Diplomacy

US to India: 'We Have Been Too Cautious' on Quad

US deputy secretary of state Stephen E. Biegun said the Quad's strategic linkages – within and outside – have been limited to trying to anticipate China’s response.

New Delhi: US deputy secretary of state Stephen E. Biegun said on Monday that both India and US have been “too cautious” in developing strategic linkages within and outside the ‘Quad’ by always trying to anticipate China’s response.

This was stated by Beigun in his opening remarks at the closed-door India-US forum organised by Ananta Aspen Centre.

The senior US diplomat’s push to give the ‘Quad’ a more pronounced strategic posture vis-à-vis China came just a week after the US secretary of state Mike Pompeo had called on the other three countries to “collaborate” against Beijing.

Also Read: Quad: US Pitches for Anti-China Collaboration; Cautious Public Silence From Other 3

During the Quad foreign ministers’ meeting in Tokyo, Pompeo had said that it was “even more critical now than ever that we collaborate to protect our people and partners from the CCP’s [Chinese Communist Party’s] exploitation, corruption, and coercion”.

The opening remarks by the foreign ministers of India, Australia and Japan, however, made no explicit mention of China.

After quoting the words of former Indian ambassador to China Ashok Kantha that China’s reaction should not dictate India’s closer ties to Quad or the US, Beigun asserted, “We have been too cautious”.

“Last week’s important and successful Quad ministerial leaves the US confident that perhaps, just maybe, we can say that we are present at the creation of those strategic linkages to which ambassador Kantha refer,” he added.

He called for increasing contacts “at all levels between the Quad’s diplomats, defence officials, and technical experts”. So far, the Quad had largely met at the level of senior foreign office officials, before it was elevated to a ministerial forum in 2019.

Giving the example of weekly calls between Quad ‘plus’ countries since March, Beigun said that such “regularised engagement” offers the opportunity to allow more effective joint action in times of crises.

“And these relationships should go beyond government-to-government contact to span all areas of mutual interests—economics, development, trade, investment, health, technology and innovation, as well as security cooperation,” he said.

Stephen E. Biegun. Photo: US Embassy/File

The US official pointed out that partnerships between the countries could help finance the infrastructure and energy needs of Indo-Pacific, which is estimated to be around $25 trillion over the next decade. This is an initiative that has been flagged by some of the Quad members to be an alternative to China’s Belt and Road Initiative.

“The Quad is a partnership driven by shared interests, not binding obligations, and is not intended to be an exclusive grouping. Any country that seeks a free and open Indo-Pacific and is willing to take steps to ensure that, should be welcome to work with us,” said Beigun, indicating that the Quad could be expanded.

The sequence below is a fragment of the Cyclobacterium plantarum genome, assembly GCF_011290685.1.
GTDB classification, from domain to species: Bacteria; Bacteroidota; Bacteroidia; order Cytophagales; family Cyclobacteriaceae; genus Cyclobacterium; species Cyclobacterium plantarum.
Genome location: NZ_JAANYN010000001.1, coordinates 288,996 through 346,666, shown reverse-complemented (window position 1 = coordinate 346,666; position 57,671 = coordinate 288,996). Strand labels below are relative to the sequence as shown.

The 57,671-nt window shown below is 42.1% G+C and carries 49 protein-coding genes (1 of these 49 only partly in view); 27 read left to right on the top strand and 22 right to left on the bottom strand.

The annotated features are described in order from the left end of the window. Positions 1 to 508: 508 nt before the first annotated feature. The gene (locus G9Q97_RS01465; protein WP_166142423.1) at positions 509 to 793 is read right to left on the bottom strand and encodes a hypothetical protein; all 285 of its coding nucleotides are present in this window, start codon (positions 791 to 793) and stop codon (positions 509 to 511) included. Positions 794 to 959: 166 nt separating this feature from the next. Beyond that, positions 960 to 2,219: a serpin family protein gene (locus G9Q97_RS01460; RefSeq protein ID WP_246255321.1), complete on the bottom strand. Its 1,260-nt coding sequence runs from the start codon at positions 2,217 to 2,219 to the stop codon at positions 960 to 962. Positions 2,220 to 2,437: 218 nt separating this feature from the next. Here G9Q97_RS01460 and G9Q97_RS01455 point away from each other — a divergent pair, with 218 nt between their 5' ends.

He described the current Quad countries as ‘four democratic anchors in an Indo-Pacific region buffeted by changing winds and shifting currents’. “We each have our imperfections, of course, and our own histories that steered our democratic paths, but we share values as well as common interests, and together our democracies represent the voices of a nearly a quarter of the world’s population”.

Also Read: The Quad Is Poised to Become Openly Anti-China Soon

Describing a vision “Pax Indo-Pacifica”, Beigun said that recent events in the region show that it was not a foregone conclusion. “Our work together in the Quad and in other multilateral groupings are critical pillars toward this end, as is formalizing our cooperation – bilaterally and with others – in more regular and systematic ways that offer benefits to our nations’ security”.

On the US-India relationship, he noted that Washington had already increased foreign military sales and intelligence sharing with India. “The US has already begun some of these efforts, including increased foreign military sales and intelligence sharing with India. But there is more that we can do, including strengthening India’s ability to defend itself and by promoting interoperability among our militaries through regular exercises and exchanges, common defence platforms and co-development”.

He noted that this would be on the agenda for the forthcoming ‘two plus two’ between the foreign and defence leadership of the two countries in Delhi.

The senior US official’s visit comes in the backdrop of the continuing military stand-off between India and China, which began in May. At least 20 lives have been lost and shots were fired at the border for the first time in decades in separate clashes between soldiers of the two sides on the icy heights of eastern Ladakh. While talks have continued at various level, there has been no public breakthrough in the disengagement process to get back to status quo ante.